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TRANSITION GUIDE “Having an elevator speech, also known as


a ‘30-second commercial,’ permits you to con- sistently and confi dently off er pertinent infor- mation to introduce yourself, deliver a quick summary of your skills and qualifi cations, and articulate how you can be a value-added resource to a potential employer,” Anderson says. Putting together an elevator speech is actually


pretty easy, Anderson says. Consider what you have to off er and what you want others to know about you. What are your key strengths? How can you be a valuable asset to an employer? Start with bullet points and expand them into


a sentence, then review what you’ve written to ensure it fl ows. Be sure to cut any unnecessary words and keep the speech conversational, and re- member to stay within about a minute in duration. “It’s a great investment of your time that will


signifi cantly boost your confi dence and positive- ly infl uence your networking eff ectiveness,” says Anderson. “You have to know who you are, you have to


know what you want to do, and you have to know what industry you want to serve,” Meyer says. Find your passion and come up with a clear way to present it to others.


4. GET A JOB WHILE FINDING YOUR CAREER. Thinking about landing the perfect job you’ll stay in until you retire might be daunting. If you need some income but still aren’t sure what you want to do long-term, Meyer suggests fi nding something short-term to fi ll the gap. “You can get a job to tide you over in search of


a career,” Meyer says. “Don’t ever presume the fi rst job you get out of the military is going to be your career.”


5. ASK FOR HELP. “[Transition] sucks. There’s no two ways about it,” Meyer says. “Don’t feel too afraid to ever ask for assistance.” Anderson recommends connecting with your


local installation’s family transition assistance program, the Department of Labor’s Veterans’ Employment Services, the local VA offi ce, your professional and personal network, and military


58 | MILITARY OFFICER | January 2018


‘For most of us, civilian employment is unlike anything we experienced in the military, where our career path was well- defi ned as we awaited orders to our next duty


assignment.’ — Col. Brian Anderson,


USAF (Ret)


and veterans service organizations. MOAA has successfully assisted thousands of offi cers in making the transition from military service to civilian career. “We off er a full suite of career-transition tools, including résumé development assistance, in- terview preparation tools, a nationwide job bank, focused career seminars, and experienced career management consultants to help guide and moni- tor your progress,” Anderson says. (For more infor- mation about MOAA’s services, see page 59.) The bottom line is to stay focused and remain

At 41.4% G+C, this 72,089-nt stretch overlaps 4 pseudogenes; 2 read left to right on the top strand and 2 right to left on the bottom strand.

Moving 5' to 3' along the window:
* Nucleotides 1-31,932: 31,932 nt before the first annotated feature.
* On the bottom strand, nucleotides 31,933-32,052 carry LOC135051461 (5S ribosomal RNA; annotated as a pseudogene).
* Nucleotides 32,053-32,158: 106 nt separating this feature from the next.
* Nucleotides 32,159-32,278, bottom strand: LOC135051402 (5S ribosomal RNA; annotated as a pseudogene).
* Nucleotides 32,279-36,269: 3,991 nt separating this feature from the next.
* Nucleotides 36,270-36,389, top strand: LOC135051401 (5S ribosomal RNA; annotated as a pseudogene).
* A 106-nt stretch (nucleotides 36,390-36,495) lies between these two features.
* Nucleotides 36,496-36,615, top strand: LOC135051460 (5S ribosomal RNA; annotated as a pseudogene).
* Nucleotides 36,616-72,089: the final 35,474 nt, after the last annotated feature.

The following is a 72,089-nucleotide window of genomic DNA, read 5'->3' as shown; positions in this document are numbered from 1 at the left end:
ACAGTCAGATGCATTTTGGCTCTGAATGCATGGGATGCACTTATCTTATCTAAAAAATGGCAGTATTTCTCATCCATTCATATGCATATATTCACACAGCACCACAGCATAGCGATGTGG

positive. If for whatever reason you do not get the job you applied or interviewed for, move on to the next opportunity with enthusiasm.


6. PREPARE AS MUCH AS POSSIBLE. Whether making the decision to separate from the military or just exploring new opportunities in your second career, the path ahead might not be as clear as you would like. It requires some thought and planning. “For most of us, civilian employment is unlike


anything we experienced in the military, where our career path was well defi ned as we awaited orders to our next duty assignment,” Anderson says. In the civilian world, there is much more ambiguity about what is next and when to make the move as you are forced to deal with situations such as economic swings, organizational force reductions, and a possible lack of career progres- sion opportunities. To help posture yourself for a change, Anderson suggests keeping the following in mind to prepare


for whatever comes next: QKeep your résumé current. QStay connected with your extended network. QMaintain your professional associations, certi-


fi cations, and affi liations. QBe visible inside and outside your organization. Q Continually review and refine your career goals.


When you fully embrace the possibilities of a


change in your employment status as a signifi cant life event for which you must be prepared, you can confi dently meet the challenges you encounter along the way.


PHOTO: BOB LENNOX/STAFF


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